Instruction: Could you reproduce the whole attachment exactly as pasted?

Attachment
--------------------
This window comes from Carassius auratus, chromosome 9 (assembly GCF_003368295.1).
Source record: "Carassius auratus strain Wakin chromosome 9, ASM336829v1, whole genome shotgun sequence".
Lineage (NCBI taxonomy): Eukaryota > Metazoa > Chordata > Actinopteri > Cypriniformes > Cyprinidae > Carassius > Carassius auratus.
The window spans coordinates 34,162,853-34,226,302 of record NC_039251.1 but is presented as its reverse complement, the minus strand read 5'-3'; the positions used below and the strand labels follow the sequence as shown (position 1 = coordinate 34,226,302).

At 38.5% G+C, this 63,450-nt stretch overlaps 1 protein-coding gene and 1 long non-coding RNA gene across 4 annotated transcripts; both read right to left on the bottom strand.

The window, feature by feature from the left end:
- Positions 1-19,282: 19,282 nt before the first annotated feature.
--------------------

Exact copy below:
This window comes from Carassius auratus, chromosome 9 (assembly GCF_003368295.1).
Source record: "Carassius auratus strain Wakin chromosome 9, ASM336829v1, whole genome shotgun sequence".
Lineage (NCBI taxonomy): Eukaryota > Metazoa > Chordata > Actinopteri > Cypriniformes > Cyprinidae > Carassius > Carassius auratus.
The window spans coordinates 34,162,853-34,226,302 of record NC_039251.1 but is presented as its reverse complement, the minus strand read 5'-3'; the positions used below and the strand labels follow the sequence as shown (position 1 = coordinate 34,226,302).

At 38.5% G+C, this 63,450-nt stretch overlaps 1 protein-coding gene and 1 long non-coding RNA gene across 4 annotated transcripts; both read right to left on the bottom strand.

The window, feature by feature from the left end:
- Positions 1-19,282: 19,282 nt before the first annotated feature.